A Jig for Ripping Crooked Lumber

A strip of plywood, some blocks, and a table saw will help you salvage crooked framing lumber by safely ripping a straight edge 

December 05, 2018

Cutting a straight line on a crooked board can be difficult and dangerous if you attempt to do it freehand [1]. Using a jig is not only safer, it does a better job. Here’s how to build it.

Find a scrap of plywood with a factory edge and rip it about 5 inches wide. Fasten a backing block to the end [2], then screw a push board into it [3], forming the business end of the jig.

Screw small blocks into the straightedge at each end, spaced to approximately match the length of the crooked wood [4]. Attach a second block on top of the first to hold down the workpiece [5] while you move it through the table saw [6]

With a straight edge established, you can remove the jig, flip the lumber over so the straightened edge runs against the fence, and rip it to the width you need. 

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About the Author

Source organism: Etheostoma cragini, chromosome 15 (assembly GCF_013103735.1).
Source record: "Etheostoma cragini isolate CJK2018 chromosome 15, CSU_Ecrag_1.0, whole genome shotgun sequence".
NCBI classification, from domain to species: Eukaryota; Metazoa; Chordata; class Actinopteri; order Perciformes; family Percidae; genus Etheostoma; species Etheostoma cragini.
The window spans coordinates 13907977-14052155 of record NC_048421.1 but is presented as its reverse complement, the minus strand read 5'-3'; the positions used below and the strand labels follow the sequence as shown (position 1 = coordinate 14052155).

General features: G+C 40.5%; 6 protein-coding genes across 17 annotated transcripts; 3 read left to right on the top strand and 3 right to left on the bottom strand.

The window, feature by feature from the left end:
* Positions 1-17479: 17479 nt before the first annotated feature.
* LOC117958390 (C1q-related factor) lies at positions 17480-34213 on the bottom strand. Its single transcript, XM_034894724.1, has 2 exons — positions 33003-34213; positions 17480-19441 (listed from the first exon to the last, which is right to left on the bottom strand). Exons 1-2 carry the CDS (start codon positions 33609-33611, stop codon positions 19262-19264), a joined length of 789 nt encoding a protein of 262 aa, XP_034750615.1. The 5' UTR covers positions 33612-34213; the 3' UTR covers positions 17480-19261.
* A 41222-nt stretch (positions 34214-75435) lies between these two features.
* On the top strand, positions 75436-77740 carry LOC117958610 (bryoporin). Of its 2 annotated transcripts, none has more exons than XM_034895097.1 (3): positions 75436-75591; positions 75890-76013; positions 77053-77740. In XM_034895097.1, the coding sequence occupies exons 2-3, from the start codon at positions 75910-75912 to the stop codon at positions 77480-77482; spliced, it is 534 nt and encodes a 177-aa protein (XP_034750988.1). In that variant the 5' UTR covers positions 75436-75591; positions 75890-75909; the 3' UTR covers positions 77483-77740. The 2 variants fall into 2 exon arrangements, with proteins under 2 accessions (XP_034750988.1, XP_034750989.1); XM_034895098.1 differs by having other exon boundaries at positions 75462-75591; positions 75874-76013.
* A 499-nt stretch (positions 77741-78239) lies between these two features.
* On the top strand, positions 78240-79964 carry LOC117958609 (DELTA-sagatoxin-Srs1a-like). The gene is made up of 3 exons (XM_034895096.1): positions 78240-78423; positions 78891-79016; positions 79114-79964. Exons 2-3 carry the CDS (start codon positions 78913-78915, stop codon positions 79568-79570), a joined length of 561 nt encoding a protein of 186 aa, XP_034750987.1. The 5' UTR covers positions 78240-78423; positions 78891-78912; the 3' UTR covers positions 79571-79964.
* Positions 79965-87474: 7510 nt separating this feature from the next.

About the Author

Matt Jackson is a master carpenter who lives and works in Rapid City, S.D. He is a contributing editor to ProTradeCraft.com, where a version of this article first appeared.



With all due respect, being a contractor in the Denver area for the past 40 years, it is not efficient for a $35.00 per hour carpenter to set up a table saw to straighten a $3.00 board. And those crooked studs can be used for many other purposes when framing a house. Not to mention the fact that I've not seen a table saw on site when framing is going on in 40 years.

Are you really paying framing carpenters $35.00 per hour or does that include some of their overhead cost?

Master Carpenters don’t frame houses anymore they have moved on from that !
Now , In remodeling work I see and use a table saw nearly everyday and may find an instance to straighten a $3.00 board if I’m down to getting supply from my scrap pile, I’ve done it!

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